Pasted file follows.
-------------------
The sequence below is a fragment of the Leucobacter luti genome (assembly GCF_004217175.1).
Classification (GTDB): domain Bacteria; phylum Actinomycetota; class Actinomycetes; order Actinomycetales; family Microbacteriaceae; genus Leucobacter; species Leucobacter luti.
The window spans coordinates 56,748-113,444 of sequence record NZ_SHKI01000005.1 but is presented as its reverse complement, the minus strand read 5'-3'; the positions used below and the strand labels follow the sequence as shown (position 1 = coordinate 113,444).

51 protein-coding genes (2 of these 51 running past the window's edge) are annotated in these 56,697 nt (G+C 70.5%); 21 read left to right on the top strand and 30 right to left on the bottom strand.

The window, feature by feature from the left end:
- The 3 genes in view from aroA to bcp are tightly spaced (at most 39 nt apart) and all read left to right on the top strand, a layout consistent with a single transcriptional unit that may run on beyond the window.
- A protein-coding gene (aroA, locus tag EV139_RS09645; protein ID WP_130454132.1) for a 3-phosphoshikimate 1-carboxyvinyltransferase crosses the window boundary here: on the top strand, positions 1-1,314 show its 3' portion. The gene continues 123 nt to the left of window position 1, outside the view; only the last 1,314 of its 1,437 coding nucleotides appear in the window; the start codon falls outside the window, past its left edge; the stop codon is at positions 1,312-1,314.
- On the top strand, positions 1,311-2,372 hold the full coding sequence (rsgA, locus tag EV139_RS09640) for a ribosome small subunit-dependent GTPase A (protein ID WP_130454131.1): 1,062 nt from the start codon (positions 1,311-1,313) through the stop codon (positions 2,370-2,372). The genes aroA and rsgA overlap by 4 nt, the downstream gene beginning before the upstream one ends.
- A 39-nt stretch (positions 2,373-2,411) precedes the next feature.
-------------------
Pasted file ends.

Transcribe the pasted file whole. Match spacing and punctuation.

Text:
The sequence below is a fragment of the Leucobacter luti genome (assembly GCF_004217175.1).
Classification (GTDB): domain Bacteria; phylum Actinomycetota; class Actinomycetes; order Actinomycetales; family Microbacteriaceae; genus Leucobacter; species Leucobacter luti.
The window spans coordinates 56,748-113,444 of sequence record NZ_SHKI01000005.1 but is presented as its reverse complement, the minus strand read 5'-3'; the positions used below and the strand labels follow the sequence as shown (position 1 = coordinate 113,444).

51 protein-coding genes (2 of these 51 running past the window's edge) are annotated in these 56,697 nt (G+C 70.5%); 21 read left to right on the top strand and 30 right to left on the bottom strand.

The window, feature by feature from the left end:
- The 3 genes in view from aroA to bcp are tightly spaced (at most 39 nt apart) and all read left to right on the top strand, a layout consistent with a single transcriptional unit that may run on beyond the window.
- A protein-coding gene (aroA, locus tag EV139_RS09645; protein ID WP_130454132.1) for a 3-phosphoshikimate 1-carboxyvinyltransferase crosses the window boundary here: on the top strand, positions 1-1,314 show its 3' portion. The gene continues 123 nt to the left of window position 1, outside the view; only the last 1,314 of its 1,437 coding nucleotides appear in the window; the start codon falls outside the window, past its left edge; the stop codon is at positions 1,312-1,314.
- On the top strand, positions 1,311-2,372 hold the full coding sequence (rsgA, locus tag EV139_RS09640) for a ribosome small subunit-dependent GTPase A (protein ID WP_130454131.1): 1,062 nt from the start codon (positions 1,311-1,313) through the stop codon (positions 2,370-2,372). The genes aroA and rsgA overlap by 4 nt, the downstream gene beginning before the upstream one ends.
- A 39-nt stretch (positions 2,373-2,411) precedes the next feature.